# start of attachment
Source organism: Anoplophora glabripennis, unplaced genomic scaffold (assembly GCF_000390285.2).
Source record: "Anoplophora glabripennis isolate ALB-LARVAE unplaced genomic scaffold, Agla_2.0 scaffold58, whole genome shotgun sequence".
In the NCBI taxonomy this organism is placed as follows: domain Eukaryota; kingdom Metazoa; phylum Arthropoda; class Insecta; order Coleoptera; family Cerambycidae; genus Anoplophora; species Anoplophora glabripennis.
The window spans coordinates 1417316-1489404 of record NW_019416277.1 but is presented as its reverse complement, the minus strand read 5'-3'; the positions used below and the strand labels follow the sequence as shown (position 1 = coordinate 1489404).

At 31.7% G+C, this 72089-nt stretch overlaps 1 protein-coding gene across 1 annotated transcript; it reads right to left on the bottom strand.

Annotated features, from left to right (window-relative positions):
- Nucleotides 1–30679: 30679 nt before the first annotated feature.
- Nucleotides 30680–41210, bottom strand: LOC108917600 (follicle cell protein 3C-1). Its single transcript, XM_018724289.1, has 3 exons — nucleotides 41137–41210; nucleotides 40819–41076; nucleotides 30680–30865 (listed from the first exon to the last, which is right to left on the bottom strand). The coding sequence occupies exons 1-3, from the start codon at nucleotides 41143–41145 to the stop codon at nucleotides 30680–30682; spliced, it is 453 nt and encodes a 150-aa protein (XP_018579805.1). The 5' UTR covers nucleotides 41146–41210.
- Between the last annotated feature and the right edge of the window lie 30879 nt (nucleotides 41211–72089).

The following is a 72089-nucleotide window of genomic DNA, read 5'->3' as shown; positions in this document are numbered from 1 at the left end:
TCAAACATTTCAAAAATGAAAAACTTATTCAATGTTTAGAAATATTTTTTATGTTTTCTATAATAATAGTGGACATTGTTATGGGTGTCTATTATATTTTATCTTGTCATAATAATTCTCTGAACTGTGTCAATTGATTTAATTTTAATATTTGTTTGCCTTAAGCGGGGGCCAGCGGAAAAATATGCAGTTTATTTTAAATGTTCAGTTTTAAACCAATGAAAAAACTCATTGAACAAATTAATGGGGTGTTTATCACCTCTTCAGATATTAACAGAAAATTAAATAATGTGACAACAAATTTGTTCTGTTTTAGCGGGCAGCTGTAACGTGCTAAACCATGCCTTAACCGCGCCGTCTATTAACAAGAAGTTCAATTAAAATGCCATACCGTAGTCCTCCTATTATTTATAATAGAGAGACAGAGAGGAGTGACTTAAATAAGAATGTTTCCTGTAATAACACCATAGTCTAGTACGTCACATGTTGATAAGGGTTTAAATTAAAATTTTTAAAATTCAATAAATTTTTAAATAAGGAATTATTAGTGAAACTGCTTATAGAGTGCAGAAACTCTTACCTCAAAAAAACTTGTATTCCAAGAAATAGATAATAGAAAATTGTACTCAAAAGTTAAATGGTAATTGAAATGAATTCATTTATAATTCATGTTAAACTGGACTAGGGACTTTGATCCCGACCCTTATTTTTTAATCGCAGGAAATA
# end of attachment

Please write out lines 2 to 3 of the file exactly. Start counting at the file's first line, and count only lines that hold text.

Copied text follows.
Source record: "Anoplophora glabripennis isolate ALB-LARVAE unplaced genomic scaffold, Agla_2.0 scaffold58, whole genome shotgun sequence".
In the NCBI taxonomy this organism is placed as follows: domain Eukaryota; kingdom Metazoa; phylum Arthropoda; class Insecta; order Coleoptera; family Cerambycidae; genus Anoplophora; species Anoplophora glabripennis.